No one wants to talk about it. But it can get so bad you are afraid to go out of the house. And if you do, you need to chart where the bathrooms are along your route. And you may, even as a younger adult, wear diapers as a safety net. I am talking about incontinence. For some people it could be rectal, but for most it is urinary and falls into two categories “stress” and “urge.” In all cases there has been real progress in bringing relief – and freedom.
Recently I interviewed Jameelah Najmah, a former teacher from Chicago. Over a few years her urinary incontinence got worse and worse – so bad she was afraid to even go to the grocery store. And when she did she was sure to use their bathroom and buy diapers. You can imagine how frustrated and depressed she was.
For other women it may be less dramatic but still annoying. It could be leakage when you laugh, cough or sneeze, or even when you jog or do aerobics. In other cases you can continually feel like you “gotta go.” It could be triggered in many ways. Pregnancy is just one.
It makes sense to have a consultation with a urologist who specializes in female urology and has a lot of experience in incontinence. Beware, this is not a specialty area for every urologist. So if your condition is serious and you need all the options on the table, you should see a true female incontinence specialist. Don’t settle for less, because the right doctor, with the right knowledge can give you your life back.
Najmah was a patient of Dr. Stephanie Kielb, such a specialist from Northwestern Memorial Hospital in Chicago. The first step is to have the right diagnostic tests to see how bad your incontinence is and what type it is. Then treatments can range from Kegel exercises and, if you will, “physical therapy” for the muscles that control urine flow, to biofeedback, implants, prescription medicines, and various types of pelvic surgery. Najmah had surgery when pills did not do the job and now she leads a full life.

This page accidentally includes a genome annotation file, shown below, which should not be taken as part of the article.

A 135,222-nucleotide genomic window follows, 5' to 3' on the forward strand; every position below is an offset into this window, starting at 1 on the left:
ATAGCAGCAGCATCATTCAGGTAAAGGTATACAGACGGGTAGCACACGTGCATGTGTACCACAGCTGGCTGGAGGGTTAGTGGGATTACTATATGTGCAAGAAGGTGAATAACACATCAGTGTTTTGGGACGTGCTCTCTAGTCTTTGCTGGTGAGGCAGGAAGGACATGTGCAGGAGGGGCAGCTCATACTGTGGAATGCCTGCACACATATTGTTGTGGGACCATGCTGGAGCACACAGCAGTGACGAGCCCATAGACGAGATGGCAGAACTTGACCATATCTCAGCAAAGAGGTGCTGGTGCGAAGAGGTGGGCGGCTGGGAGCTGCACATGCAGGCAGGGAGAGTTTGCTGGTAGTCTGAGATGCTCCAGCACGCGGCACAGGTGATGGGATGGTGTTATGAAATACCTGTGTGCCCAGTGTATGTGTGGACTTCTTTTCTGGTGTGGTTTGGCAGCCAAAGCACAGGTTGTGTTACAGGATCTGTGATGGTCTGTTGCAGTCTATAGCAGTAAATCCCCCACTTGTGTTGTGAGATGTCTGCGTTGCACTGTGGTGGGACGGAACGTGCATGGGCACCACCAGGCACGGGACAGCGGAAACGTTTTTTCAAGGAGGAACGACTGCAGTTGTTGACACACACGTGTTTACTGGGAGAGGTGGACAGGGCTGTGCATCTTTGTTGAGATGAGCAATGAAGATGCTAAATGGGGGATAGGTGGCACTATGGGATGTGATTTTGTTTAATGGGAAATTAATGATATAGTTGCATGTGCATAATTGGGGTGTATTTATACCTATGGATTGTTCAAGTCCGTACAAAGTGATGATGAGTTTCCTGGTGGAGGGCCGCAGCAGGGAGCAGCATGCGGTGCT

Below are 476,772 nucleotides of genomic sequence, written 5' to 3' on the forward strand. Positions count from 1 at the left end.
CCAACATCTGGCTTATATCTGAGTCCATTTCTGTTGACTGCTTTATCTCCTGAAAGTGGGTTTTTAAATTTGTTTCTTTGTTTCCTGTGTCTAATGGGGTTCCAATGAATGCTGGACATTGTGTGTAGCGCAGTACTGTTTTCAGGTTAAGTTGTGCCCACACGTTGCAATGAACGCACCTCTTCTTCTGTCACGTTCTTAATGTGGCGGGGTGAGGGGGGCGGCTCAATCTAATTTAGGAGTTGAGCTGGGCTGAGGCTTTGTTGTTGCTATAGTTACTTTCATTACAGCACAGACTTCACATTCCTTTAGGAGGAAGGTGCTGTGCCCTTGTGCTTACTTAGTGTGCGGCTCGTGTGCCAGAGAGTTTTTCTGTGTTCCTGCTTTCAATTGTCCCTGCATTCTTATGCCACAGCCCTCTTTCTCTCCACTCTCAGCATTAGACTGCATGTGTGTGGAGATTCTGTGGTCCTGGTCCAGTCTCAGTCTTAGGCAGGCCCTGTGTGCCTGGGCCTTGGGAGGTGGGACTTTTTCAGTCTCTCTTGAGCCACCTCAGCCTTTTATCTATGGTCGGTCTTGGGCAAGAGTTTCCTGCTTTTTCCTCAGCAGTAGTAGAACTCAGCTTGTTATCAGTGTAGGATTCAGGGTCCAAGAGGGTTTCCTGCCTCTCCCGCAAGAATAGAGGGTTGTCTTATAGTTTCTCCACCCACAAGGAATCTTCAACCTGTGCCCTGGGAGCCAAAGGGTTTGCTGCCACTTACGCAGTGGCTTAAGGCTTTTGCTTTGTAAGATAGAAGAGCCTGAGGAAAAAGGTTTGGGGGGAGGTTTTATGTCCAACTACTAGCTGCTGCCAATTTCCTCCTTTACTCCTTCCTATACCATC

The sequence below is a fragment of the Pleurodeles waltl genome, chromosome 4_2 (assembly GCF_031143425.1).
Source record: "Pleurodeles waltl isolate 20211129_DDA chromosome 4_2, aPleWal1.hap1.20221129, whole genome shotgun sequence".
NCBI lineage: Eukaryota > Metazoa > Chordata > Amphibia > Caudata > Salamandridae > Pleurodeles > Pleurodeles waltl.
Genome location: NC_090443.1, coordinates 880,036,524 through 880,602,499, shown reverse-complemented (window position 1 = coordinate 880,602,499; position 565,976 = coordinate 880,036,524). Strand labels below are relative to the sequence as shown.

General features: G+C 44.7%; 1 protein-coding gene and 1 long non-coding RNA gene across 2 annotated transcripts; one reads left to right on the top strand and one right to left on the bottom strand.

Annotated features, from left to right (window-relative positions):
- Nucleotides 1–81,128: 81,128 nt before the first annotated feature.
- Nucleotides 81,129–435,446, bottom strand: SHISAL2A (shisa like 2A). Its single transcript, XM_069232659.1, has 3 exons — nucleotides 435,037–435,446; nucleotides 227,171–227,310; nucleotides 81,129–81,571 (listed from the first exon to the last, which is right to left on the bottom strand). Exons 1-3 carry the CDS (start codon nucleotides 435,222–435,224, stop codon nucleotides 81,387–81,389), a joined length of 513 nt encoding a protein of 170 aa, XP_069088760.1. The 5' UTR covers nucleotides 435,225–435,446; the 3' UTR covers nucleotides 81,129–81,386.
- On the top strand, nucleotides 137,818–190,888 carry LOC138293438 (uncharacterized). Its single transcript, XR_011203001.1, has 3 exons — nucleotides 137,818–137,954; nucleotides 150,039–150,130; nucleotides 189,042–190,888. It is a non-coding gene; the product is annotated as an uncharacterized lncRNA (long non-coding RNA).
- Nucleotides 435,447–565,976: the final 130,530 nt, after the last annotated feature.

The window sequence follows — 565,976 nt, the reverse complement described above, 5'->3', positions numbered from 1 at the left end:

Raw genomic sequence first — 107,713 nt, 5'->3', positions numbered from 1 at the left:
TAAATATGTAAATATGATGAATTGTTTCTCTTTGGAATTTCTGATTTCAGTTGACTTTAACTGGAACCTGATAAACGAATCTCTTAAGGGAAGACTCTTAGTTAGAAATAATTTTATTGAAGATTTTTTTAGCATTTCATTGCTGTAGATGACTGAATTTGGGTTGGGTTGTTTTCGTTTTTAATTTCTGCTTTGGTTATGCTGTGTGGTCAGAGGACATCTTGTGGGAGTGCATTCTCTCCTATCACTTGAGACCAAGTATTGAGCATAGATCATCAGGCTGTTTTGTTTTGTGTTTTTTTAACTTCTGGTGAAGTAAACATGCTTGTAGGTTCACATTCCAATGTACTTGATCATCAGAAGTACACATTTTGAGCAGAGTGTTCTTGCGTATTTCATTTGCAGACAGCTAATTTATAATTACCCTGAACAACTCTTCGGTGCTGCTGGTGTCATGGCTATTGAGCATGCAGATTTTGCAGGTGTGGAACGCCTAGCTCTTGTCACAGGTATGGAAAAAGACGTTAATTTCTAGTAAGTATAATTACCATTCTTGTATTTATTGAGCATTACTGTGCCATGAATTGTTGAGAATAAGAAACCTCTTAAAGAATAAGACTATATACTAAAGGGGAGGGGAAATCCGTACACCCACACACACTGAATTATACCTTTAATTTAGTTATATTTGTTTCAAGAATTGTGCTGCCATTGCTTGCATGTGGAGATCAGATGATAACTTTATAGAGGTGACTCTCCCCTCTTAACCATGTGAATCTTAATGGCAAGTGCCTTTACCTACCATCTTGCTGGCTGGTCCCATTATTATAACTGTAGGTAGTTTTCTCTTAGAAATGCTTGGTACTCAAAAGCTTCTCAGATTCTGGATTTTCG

If you or a friend is affected by incontinence you don’t have to suffer nor feel alone. It affects millions. Seek treatment. To get you started with information, listen to Jameelah Najmah’s story and how she was helped by an expert, Dr. Kielb, through this program, Incontinence: A Common and Distressing Problem, at http://goo.gl/Cdkmk
About the author: Andrew Schorr is a medical journalist, cancer survivor and founder of Patient Power, a one-of-a-kind company dedicated to bringing in-depth information to patients with cancer and chronic illness. Audio and video programs, as well as transcripts, help patients make informed decisions to support their health in partnership with their medical team.
Patient Power is at www.PatientPower.info and on Facebook. Schorr is also the author of “The Web Savvy Patient: An Insider's Guide to Navigating the Internet When Facing Medical Crisis."
Edited by Jody Smith